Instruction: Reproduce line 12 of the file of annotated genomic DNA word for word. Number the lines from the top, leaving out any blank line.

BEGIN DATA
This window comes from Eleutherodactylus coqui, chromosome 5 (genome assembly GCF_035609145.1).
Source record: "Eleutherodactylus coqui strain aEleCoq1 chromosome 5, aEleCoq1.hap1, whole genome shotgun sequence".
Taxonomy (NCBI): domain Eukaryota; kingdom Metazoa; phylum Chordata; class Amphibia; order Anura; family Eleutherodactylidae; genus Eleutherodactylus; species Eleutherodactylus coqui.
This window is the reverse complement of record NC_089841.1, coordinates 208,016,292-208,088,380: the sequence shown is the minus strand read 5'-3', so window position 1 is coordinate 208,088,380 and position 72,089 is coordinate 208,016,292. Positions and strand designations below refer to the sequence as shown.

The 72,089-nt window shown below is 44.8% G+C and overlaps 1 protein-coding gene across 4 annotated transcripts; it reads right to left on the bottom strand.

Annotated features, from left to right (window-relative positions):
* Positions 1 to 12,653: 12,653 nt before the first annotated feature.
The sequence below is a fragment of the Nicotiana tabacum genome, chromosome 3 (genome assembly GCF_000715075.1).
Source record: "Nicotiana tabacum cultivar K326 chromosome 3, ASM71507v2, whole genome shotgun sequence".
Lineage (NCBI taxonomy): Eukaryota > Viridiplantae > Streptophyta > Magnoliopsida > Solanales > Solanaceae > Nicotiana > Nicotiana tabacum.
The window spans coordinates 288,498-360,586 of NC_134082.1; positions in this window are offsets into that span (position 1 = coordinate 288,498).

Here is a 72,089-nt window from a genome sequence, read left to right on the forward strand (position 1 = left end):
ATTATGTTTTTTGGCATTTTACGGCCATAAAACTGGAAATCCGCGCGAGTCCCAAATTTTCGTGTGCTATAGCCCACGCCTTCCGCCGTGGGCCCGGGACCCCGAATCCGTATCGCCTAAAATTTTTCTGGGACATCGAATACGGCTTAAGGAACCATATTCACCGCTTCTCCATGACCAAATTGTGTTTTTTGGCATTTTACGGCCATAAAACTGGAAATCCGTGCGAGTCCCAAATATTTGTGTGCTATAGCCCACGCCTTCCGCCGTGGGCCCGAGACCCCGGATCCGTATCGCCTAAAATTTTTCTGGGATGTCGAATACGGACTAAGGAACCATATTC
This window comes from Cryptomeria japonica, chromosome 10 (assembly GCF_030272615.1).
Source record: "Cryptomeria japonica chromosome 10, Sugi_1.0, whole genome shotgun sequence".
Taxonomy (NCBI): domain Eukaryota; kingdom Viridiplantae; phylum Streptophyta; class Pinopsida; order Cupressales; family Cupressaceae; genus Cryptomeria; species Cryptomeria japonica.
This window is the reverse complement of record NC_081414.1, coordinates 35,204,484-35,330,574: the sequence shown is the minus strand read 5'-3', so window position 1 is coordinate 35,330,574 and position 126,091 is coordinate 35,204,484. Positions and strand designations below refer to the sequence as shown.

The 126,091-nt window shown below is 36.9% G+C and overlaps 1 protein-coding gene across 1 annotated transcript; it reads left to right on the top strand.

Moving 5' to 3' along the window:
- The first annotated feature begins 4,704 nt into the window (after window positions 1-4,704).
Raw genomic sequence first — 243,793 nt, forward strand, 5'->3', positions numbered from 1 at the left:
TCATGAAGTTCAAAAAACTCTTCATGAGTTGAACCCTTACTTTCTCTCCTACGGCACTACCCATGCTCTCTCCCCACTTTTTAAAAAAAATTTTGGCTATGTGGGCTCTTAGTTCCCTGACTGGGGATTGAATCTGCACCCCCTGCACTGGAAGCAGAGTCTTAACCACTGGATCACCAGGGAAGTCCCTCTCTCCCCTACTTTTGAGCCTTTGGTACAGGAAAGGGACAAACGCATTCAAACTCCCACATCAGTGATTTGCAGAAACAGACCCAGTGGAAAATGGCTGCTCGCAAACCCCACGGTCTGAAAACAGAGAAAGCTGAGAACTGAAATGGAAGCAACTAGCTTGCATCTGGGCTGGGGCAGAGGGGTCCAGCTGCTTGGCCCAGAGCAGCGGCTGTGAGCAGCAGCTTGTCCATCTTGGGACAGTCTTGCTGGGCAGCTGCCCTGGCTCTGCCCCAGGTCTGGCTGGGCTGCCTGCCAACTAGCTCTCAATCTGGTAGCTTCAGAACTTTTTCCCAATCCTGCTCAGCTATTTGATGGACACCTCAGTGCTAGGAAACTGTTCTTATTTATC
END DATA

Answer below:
Here is a 72,089-nt window from a genome sequence, read left to right on the forward strand (position 1 = left end):